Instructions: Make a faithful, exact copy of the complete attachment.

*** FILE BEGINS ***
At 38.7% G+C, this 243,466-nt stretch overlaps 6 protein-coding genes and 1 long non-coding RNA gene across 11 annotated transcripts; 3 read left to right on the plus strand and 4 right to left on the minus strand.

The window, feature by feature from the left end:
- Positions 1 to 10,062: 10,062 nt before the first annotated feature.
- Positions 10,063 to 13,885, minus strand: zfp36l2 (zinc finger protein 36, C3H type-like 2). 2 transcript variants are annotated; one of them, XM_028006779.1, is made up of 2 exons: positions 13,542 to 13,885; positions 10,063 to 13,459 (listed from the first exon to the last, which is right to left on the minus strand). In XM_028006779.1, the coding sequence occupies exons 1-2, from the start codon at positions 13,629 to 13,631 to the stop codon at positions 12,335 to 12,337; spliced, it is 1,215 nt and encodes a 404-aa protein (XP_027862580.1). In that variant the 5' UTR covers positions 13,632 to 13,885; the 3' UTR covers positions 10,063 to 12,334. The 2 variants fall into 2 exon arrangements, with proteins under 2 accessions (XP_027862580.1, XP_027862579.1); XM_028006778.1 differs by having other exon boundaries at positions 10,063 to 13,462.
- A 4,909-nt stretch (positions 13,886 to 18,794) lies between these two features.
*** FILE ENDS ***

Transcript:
At 38.7% G+C, this 243,466-nt stretch overlaps 6 protein-coding genes and 1 long non-coding RNA gene across 11 annotated transcripts; 3 read left to right on the plus strand and 4 right to left on the minus strand.

The window, feature by feature from the left end:
- Positions 1 to 10,062: 10,062 nt before the first annotated feature.
- Positions 10,063 to 13,885, minus strand: zfp36l2 (zinc finger protein 36, C3H type-like 2). 2 transcript variants are annotated; one of them, XM_028006779.1, is made up of 2 exons: positions 13,542 to 13,885; positions 10,063 to 13,459 (listed from the first exon to the last, which is right to left on the minus strand). In XM_028006779.1, the coding sequence occupies exons 1-2, from the start codon at positions 13,629 to 13,631 to the stop codon at positions 12,335 to 12,337; spliced, it is 1,215 nt and encodes a 404-aa protein (XP_027862580.1). In that variant the 5' UTR covers positions 13,632 to 13,885; the 3' UTR covers positions 10,063 to 12,334. The 2 variants fall into 2 exon arrangements, with proteins under 2 accessions (XP_027862580.1, XP_027862579.1); XM_028006778.1 differs by having other exon boundaries at positions 10,063 to 13,462.
- A 4,909-nt stretch (positions 13,886 to 18,794) lies between these two features.